Rio Rancho is the first city in New Mexico to inject purified waste water into city ground water
Rio Rancho, N.M. — The city is the first in New Mexico to inject purified, recycled waste water into its aquifer.
Up to one million gallons of water will be injected back into the aquifer, but three steps happen beforehand, according to city leaders. "First, you flush your toilet and depending on where in Rio Rancho you live, that water goes to the Cabazon wastewater treatment facility, where bacteria is removed and the water is made safe for irrigation, even showering. Then the water is pumped through underground pipes six miles away to the new advanced water treatment facility. We have to conserve it, because if we don't, it would be a sin to waste it," said David Bency, a Rio Rancho City Councilor who has been working on the project for 16 years.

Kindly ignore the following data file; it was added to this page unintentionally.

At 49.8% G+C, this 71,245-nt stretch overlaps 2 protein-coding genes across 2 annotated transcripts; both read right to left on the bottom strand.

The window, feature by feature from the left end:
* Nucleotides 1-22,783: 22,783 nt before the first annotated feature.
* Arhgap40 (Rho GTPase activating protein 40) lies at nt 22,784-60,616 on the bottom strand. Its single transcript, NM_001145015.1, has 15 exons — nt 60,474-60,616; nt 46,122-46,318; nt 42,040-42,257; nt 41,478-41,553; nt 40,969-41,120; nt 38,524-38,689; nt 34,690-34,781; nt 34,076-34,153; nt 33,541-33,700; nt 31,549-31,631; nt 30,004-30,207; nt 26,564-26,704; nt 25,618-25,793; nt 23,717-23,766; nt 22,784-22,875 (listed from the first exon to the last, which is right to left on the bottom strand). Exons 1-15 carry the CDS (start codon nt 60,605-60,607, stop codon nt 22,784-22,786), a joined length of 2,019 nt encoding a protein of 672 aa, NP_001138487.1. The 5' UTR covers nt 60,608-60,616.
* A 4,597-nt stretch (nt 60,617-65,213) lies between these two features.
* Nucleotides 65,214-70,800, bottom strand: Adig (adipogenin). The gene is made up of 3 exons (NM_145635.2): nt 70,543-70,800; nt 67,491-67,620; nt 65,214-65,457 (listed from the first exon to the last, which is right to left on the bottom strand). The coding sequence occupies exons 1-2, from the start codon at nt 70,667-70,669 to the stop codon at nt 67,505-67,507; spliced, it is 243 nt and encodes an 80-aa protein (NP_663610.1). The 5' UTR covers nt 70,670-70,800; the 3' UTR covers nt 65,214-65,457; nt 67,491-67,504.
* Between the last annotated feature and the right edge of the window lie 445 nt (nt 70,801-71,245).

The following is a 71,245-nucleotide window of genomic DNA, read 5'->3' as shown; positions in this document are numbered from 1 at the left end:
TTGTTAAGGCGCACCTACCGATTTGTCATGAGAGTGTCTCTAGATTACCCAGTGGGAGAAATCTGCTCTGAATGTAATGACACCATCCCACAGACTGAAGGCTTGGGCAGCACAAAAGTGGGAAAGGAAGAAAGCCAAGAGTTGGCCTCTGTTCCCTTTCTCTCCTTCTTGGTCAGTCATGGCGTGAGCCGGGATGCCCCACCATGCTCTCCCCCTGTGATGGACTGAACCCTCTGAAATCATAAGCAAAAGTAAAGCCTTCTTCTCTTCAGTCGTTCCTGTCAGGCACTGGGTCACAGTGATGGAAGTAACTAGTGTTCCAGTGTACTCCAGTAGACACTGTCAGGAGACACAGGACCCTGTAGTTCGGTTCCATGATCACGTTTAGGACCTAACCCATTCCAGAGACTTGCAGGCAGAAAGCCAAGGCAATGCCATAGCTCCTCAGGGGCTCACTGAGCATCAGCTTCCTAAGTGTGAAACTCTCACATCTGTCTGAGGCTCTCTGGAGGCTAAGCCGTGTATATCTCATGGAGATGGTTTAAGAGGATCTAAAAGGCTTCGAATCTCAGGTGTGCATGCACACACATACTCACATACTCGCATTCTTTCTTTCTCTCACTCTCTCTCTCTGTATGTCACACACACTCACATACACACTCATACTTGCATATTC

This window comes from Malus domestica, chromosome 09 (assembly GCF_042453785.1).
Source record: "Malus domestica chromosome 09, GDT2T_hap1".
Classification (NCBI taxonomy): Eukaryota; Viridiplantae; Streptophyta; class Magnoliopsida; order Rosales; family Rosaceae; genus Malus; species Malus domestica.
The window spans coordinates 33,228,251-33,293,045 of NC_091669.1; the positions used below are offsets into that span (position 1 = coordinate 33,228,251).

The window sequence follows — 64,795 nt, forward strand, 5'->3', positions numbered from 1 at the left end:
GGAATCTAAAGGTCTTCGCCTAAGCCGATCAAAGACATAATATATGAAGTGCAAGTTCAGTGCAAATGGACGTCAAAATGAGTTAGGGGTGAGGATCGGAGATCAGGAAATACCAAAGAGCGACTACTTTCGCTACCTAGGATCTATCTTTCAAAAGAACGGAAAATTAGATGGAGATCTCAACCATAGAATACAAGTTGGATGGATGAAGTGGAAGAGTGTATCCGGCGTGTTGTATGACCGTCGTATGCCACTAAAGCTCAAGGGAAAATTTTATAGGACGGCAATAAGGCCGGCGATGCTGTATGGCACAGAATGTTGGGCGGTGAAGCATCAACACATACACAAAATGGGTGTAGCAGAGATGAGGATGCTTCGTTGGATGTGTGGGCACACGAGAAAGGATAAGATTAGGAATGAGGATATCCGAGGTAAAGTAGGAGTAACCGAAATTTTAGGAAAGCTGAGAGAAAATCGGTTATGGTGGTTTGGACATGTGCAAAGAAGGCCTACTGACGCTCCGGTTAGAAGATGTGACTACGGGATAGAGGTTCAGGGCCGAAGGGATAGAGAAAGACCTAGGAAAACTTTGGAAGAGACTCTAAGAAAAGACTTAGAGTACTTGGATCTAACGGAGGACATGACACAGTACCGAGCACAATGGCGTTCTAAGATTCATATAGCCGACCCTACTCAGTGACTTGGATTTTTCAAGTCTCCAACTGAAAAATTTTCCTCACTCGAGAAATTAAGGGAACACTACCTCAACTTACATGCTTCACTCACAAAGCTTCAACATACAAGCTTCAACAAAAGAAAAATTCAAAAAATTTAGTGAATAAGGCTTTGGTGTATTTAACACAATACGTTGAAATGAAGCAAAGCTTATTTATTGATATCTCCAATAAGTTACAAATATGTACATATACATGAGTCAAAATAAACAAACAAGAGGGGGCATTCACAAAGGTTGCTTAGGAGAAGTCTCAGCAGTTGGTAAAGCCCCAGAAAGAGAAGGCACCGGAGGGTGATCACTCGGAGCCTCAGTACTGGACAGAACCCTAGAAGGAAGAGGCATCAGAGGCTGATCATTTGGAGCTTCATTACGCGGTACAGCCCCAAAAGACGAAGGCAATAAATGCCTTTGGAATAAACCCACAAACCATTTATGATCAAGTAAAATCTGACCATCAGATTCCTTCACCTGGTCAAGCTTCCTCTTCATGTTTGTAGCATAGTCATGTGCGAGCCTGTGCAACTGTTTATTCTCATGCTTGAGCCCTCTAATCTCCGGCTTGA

Crews use ozone to oxidize out harmful contaminants in the water, like pharmaceuticals for example. Then, the water is pumped back into the aquifer. The water is treated again after it is pulled out of the aquifer, before it enters the pipes to your homes, according to city leaders.
The project costs $25 million. It's paid for through $8.5 million in grants and revenue generated from water and sewage.